The purpose of this paper is to investigate aspiring immigrant opportunity (AIO) entrepreneurs' start-up location decisions.
The authors used conjoint analysis to explore 1,264 location decisions nested within 79 highly educated, first-generation AIO entrepreneurs.
The authors found that although government support positively influences business location decisions, network support decreases the perceived benefits of government support for AIO entrepreneurs. Furthermore, locations with high costs of doing business are unattractive to AIO entrepreneurs, but financial capital access through ethnic and nonethnic sources in these locations enhances the appeal of high-cost locations.
The generalizability of the findings to AIO entrepreneurs should be considered with caution. Future research should longitudinally examine immigrant opportunity entrepreneurs' location decisions and their implications for their start-up and community-level performance outcomes. The authors also encourage replication of the study.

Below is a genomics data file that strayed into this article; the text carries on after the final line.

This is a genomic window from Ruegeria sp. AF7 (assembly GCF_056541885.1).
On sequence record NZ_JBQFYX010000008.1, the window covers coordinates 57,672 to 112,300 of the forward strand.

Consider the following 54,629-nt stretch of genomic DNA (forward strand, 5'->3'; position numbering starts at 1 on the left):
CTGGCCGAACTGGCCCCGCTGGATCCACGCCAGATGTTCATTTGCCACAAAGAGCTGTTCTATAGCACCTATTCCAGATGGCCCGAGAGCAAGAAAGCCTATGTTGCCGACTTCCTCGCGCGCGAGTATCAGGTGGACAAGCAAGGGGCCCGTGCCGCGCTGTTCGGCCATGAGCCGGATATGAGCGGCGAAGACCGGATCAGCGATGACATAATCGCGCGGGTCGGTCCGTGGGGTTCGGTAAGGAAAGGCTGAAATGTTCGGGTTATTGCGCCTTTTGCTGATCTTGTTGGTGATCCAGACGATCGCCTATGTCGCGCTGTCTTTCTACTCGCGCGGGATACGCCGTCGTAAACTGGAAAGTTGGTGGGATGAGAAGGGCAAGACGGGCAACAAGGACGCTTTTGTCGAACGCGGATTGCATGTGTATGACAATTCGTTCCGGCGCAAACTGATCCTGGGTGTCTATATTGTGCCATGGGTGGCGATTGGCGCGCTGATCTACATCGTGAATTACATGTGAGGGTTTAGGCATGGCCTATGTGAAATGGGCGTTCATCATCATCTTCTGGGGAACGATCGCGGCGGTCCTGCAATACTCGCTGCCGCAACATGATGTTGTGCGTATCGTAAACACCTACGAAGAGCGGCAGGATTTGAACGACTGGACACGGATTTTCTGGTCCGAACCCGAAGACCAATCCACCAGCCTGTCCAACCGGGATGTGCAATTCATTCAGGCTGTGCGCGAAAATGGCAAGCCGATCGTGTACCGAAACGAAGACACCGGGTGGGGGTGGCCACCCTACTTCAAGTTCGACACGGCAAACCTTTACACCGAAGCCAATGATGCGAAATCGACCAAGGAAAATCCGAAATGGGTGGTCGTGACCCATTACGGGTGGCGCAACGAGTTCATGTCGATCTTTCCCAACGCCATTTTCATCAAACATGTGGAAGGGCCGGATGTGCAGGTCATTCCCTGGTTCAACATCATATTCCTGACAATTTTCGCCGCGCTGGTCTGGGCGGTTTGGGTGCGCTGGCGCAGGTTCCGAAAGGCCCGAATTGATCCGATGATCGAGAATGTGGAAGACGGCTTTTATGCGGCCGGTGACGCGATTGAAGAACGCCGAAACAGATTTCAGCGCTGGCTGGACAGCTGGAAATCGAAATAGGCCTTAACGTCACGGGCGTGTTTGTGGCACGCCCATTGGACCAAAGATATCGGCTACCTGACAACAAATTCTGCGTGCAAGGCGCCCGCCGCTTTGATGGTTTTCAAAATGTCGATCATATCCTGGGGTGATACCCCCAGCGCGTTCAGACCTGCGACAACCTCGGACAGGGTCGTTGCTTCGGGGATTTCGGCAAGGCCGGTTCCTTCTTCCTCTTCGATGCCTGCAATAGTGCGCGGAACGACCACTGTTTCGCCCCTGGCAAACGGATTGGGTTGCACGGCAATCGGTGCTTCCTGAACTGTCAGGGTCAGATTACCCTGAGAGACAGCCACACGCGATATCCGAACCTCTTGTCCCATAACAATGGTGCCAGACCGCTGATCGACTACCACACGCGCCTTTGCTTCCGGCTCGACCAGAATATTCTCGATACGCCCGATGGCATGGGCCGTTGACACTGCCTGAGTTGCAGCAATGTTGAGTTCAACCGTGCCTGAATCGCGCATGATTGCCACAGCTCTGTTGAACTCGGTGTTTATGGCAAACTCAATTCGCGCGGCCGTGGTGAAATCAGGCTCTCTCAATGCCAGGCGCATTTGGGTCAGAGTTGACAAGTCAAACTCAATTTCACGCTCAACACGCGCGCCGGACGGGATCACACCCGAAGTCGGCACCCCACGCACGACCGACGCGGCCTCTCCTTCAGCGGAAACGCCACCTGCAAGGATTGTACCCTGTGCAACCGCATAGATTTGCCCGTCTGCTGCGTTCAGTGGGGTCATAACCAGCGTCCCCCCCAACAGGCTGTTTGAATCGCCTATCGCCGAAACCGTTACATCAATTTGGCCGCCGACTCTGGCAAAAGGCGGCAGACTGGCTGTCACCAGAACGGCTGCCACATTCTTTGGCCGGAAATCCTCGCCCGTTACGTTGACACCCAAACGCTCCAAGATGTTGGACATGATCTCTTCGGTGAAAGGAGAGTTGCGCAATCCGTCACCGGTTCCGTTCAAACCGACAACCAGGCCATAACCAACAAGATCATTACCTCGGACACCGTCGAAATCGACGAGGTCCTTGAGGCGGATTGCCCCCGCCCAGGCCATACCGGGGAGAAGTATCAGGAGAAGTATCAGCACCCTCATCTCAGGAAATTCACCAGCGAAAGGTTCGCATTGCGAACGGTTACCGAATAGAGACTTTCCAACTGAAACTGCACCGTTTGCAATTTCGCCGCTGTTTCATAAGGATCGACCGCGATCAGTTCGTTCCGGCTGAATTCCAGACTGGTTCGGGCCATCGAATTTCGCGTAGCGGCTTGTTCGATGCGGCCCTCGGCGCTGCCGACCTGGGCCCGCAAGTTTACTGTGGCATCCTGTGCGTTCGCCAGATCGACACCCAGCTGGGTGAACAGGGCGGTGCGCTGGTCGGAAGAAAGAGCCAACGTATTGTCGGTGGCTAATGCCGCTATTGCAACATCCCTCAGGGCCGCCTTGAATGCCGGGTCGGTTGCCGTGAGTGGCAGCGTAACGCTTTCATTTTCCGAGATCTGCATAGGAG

The findings of this study have implications for AIO entrepreneurs who intend to make start-up location decisions. Also, government policymakers can use the findings of this study to better attract AIO entrepreneurs to different locations.
By integrating ethnic enclave theory and location theory, this research contributes to theory and practice about immigrant opportunity entrepreneurs' start-up location decisions which are currently underexplored in the immigrant entrepreneurship literature.
Simarasl, N., Moghaddam, K. and Williams, D.W. (2021), "Antecedents of business location decisions: the case of aspiring immigrant opportunity entrepreneurs", Journal of Small Business and Enterprise Development, Vol. 28 No. 7, pp. 1075-1094. https://doi.org/10.1108/JSBED-06-2020-0204
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